Additional Advisors/Committee Members
Lawrence Townsend, Jason Hayward
Measurements were taken at the Heavy Ion Medical Accelerator in Chiba, Japan (HIMAC) to characterize accelerator beams to assist in the study of various tissue equivalent proportional counters (TEPCs) designed by Colorado State University (CSU), Oklahoma State University (OSU), and the National Aeronautics and Space Administration (NASA). There were four beams that were part of the HIMAC experiment:
- 290 MeV/nucleon carbon
- 150 MeV/nucleon helium
- 500 MeV/nucleon argon
- 500 MeV/nucleon iron
For the first time ever, a single, 5-mm lithium drifted silicon detector was used to characterize the beam and measure the spectrum of particles striking the TEPCs. If successful, this new methodology can greatly simplify previously used methods and reduce the amount of beam time needed to characterize the beam. Data from the detector was used to yield information on the particle’s species (atomic number) and energy. The data analysis was more complex than the standard analysis performed on Si-detector data due to several complications that became evident during the experiments. The 5mm Silicon detector used to analyze the beams was discovered to have suffered radiation damage from previous experiments. On the night of the Helium run, there was limited time to perform the TEPC measurements, so silicon detector measurements of the beam were not taken. The data for the Argon beam was corrupted, and all information that was taken was lost. In spite of these difficulties, useful data was extracted from the carbon and iron runs.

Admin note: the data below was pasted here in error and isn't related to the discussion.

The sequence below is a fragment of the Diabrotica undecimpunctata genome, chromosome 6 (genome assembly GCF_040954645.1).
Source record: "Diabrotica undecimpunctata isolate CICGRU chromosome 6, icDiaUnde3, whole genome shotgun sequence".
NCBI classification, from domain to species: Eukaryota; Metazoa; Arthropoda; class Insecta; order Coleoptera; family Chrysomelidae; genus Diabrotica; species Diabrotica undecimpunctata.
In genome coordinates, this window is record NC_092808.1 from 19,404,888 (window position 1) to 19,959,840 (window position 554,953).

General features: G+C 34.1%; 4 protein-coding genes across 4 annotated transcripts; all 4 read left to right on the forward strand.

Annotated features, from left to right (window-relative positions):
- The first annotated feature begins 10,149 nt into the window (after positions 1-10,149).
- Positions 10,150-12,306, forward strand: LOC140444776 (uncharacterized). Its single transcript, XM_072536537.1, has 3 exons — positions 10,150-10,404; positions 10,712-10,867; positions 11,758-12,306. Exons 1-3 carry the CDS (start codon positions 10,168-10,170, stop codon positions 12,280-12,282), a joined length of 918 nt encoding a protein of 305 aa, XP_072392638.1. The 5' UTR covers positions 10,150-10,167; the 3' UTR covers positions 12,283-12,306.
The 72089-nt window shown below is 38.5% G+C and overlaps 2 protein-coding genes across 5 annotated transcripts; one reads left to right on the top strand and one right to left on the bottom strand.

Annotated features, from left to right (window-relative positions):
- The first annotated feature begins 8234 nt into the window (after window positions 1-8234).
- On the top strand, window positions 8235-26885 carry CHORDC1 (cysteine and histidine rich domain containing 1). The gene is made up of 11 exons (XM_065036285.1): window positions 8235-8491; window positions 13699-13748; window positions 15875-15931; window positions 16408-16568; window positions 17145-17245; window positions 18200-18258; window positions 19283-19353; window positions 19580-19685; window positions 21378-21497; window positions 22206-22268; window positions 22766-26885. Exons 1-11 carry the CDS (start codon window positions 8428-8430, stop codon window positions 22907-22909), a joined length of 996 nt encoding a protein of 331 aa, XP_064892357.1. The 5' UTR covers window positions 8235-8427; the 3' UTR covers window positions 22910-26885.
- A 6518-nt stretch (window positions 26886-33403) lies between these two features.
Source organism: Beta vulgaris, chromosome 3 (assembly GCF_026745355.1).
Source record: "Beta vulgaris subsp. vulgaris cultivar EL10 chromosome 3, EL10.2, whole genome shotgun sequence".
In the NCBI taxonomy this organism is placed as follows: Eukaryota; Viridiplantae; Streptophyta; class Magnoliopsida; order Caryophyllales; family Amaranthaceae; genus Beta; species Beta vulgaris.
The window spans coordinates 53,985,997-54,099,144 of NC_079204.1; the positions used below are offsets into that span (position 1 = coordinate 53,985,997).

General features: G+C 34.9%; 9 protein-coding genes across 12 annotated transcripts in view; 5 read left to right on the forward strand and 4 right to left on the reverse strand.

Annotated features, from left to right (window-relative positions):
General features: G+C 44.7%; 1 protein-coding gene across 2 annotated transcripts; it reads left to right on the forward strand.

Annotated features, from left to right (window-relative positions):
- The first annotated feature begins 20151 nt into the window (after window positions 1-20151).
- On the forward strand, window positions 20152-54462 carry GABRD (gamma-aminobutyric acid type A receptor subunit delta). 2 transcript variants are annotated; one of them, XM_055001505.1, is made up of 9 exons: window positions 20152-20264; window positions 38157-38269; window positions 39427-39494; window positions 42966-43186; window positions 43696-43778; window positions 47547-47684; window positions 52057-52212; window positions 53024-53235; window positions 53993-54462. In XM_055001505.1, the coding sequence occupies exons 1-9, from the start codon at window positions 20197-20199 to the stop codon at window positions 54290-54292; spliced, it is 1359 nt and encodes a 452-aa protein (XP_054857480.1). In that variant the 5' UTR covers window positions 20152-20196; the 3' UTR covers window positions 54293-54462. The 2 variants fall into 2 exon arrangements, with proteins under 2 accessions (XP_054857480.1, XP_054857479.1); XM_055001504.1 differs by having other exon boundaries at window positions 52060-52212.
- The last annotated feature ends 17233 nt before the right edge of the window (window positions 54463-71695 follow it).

Lang, Alexander, "Characterization of Heavy Ion Beams at the Heavy Ion Medical Accelerator in Chiba Using a Li-drifted 5-mm Silicon Detector" (2012). Nuclear Engineering Reports.